Making veterinary visits as stress-free as possible starts with choosing the right carrier and training your cat to think of it as a safe oasis.
The first step is choosing the best carrier.
For most cats, that is a carrier that is sturdy and made of impact-resistant plastic or fiberglass that will protect your cat. Your cat also needs good ventilation, so the carrier needs windows or holes. Your cat also wants the privacy that solid sides provide. Many cats like to have their carrier covered with a large towel.
We like carriers that have both a top and front opening. It is really hard to get a reluctant cat into the front opening of many carriers. How stressful for the cat to be shoved into that small opening! Wrapping the same cat in a towel and placing your cat in the carrier through the top opening will likely be easy and stress-free for the cat.
We also like carriers where the top half can be removed easily. Many cats prefer having their examination done in the carrier bottom. We like anything that keeps your cat happy!
Make the carrier comfortable by using washable bedding. The bottom layer should be slip free. A pet bed that fits the carrier is great. Towels or a fleecy blanket on top make it extra comfy for your cat.
Spray the carrier with the feline facial pheromone to help your cat see this is a safe and secure space such as Feliway. Feliway is available many places including at Earlysville Animal Hospital.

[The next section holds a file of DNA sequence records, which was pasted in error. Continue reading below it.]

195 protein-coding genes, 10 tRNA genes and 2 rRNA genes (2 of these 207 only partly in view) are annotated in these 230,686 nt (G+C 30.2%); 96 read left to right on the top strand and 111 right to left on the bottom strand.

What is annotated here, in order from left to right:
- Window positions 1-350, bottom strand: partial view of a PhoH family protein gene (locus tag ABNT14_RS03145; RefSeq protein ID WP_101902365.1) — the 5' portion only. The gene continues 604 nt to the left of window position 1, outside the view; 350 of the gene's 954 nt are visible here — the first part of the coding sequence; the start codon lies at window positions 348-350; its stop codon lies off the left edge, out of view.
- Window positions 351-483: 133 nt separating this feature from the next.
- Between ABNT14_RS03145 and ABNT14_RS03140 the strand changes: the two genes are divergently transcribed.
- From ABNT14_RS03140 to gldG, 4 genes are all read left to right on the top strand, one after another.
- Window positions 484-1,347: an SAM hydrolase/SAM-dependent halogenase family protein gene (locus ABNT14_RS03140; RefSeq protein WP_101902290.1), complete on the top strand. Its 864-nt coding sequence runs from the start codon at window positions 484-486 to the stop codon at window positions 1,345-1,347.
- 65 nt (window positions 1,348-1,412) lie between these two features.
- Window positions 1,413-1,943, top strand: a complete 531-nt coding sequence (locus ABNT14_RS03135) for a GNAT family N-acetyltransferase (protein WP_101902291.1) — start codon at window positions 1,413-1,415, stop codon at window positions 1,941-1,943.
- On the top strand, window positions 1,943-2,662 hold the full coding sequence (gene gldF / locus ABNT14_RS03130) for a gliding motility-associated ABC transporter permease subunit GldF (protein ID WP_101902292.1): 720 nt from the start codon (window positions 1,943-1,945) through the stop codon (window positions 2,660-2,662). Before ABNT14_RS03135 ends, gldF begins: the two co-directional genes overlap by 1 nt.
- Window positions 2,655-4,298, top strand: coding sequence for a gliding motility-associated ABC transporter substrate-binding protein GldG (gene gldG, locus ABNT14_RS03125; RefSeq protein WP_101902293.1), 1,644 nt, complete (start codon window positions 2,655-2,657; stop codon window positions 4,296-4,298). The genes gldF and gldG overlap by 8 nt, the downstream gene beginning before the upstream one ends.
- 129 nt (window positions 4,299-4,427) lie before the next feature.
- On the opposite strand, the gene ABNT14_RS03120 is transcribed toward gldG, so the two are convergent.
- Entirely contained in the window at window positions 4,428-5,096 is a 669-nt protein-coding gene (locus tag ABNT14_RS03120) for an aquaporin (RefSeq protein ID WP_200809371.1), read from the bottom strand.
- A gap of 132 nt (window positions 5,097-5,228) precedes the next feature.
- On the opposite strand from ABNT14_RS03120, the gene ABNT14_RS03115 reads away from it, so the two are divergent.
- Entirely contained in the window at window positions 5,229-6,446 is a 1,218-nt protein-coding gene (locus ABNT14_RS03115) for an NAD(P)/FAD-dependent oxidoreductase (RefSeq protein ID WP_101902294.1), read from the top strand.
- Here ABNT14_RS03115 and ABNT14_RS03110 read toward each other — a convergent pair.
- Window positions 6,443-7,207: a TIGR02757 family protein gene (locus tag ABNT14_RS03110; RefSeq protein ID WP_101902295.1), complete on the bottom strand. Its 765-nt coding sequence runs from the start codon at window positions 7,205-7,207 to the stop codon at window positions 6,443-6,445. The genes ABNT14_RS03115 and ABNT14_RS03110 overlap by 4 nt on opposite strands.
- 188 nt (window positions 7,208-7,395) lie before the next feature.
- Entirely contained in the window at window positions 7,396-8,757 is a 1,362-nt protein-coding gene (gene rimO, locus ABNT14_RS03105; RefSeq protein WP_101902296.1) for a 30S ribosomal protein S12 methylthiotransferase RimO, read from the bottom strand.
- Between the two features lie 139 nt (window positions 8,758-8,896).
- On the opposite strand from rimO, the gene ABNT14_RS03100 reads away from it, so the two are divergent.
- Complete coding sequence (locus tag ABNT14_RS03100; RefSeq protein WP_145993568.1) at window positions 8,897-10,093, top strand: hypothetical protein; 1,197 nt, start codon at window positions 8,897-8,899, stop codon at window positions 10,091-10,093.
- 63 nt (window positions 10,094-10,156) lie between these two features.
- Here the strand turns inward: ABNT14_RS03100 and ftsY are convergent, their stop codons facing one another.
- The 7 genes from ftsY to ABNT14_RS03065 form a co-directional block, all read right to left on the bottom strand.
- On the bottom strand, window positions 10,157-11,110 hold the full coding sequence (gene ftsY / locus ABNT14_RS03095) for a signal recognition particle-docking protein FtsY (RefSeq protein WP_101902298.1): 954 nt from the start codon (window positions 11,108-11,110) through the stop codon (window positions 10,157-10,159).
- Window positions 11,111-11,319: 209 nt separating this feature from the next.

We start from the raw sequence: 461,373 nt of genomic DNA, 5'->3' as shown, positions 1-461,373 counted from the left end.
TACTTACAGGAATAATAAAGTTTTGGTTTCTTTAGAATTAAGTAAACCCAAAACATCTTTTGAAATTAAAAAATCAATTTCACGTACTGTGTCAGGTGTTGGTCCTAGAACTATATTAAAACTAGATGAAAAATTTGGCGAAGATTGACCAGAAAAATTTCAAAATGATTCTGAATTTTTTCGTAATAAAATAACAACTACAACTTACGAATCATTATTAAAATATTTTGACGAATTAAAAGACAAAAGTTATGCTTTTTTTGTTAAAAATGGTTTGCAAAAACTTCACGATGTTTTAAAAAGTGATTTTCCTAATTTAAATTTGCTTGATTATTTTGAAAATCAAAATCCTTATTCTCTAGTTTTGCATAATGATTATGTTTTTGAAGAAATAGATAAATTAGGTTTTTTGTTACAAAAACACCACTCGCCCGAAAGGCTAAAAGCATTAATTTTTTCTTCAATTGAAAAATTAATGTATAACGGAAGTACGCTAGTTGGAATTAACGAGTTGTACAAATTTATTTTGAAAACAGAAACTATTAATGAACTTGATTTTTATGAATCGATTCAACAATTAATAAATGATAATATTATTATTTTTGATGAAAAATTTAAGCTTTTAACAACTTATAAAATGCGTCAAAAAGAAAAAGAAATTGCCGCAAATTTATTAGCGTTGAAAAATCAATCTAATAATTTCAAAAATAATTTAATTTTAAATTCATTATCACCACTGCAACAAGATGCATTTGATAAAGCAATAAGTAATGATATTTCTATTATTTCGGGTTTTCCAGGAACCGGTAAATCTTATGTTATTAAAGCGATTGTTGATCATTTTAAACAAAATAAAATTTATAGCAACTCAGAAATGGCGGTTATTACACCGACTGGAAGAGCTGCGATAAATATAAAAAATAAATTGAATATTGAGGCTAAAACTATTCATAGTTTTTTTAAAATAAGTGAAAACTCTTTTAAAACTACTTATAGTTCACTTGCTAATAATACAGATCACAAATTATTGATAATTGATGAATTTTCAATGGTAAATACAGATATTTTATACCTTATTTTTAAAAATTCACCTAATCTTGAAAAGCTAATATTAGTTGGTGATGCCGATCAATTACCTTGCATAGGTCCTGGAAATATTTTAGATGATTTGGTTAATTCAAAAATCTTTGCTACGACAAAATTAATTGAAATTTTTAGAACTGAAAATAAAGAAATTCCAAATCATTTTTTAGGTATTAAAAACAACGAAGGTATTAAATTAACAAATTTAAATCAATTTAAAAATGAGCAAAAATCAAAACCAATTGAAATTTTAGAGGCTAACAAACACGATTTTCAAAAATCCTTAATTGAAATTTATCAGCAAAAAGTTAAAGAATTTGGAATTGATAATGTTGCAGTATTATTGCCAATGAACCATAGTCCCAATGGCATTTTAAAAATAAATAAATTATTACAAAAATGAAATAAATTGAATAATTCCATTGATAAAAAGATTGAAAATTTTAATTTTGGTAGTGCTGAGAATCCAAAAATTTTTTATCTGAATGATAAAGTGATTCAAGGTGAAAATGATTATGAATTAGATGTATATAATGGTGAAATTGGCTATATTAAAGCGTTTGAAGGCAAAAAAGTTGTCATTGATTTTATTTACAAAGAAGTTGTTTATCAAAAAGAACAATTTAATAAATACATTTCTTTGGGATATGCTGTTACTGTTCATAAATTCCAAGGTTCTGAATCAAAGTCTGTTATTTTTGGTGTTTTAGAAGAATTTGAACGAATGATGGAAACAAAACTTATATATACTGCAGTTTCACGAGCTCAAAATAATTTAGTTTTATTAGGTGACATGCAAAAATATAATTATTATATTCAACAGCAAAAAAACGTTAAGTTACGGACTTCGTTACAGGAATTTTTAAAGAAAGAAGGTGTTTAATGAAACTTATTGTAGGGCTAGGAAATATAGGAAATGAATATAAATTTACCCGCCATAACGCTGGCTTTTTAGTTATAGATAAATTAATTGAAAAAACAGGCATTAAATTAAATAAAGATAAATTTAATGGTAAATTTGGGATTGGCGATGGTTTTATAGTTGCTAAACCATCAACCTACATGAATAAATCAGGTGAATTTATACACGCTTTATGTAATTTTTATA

The next step is training your cat to the carrier.
Keep the carrier out and make it part of your cat’s normal environment. Place it where your cat likes to hide or rest. Make it welcoming and keep the door open. Put treats, catnip and toys in the carrier to encourage your cat to investigate.
Make getting in the carrier stress-free.
You are all set! You have the right carrier. It is comfortable. Your cat thinks it is a safe and secure place. Now to get your cat in it when you need to come to the animal hospital.
One of the things we have learned is to never chase a pet! It only increases the stress level. Instead, be calm and your cat will be calmer too.
Put your feline’s favorite things in the carrier – toys, food, or catnip. If your cat doesn’t go in by herself, make things easy for you to pick her up and place her in the carrier. It is best if she can’t escape to other rooms or get under furniture, so have doors closed and pick a room that doesn’t have a king-sized bed. Have a towel handy to place over her and wrap around her if needed. Have the top of the carrier open and place her in the carrier and close the opening. Remember to keep her comfortable when getting her into the carrier – no shoving or dropping her.
And the final step is making the drive as comfortable as possible.
Place the carrier either on the floor or seat belted into a seat. Have the temperature in the car comfortable. Consider playing “Through a Cat’s Ear” music for calming available at www.throughadogsear.com. Drive like you have fragile and precious cargo in the car so the ride is as smooth as possible for your cat.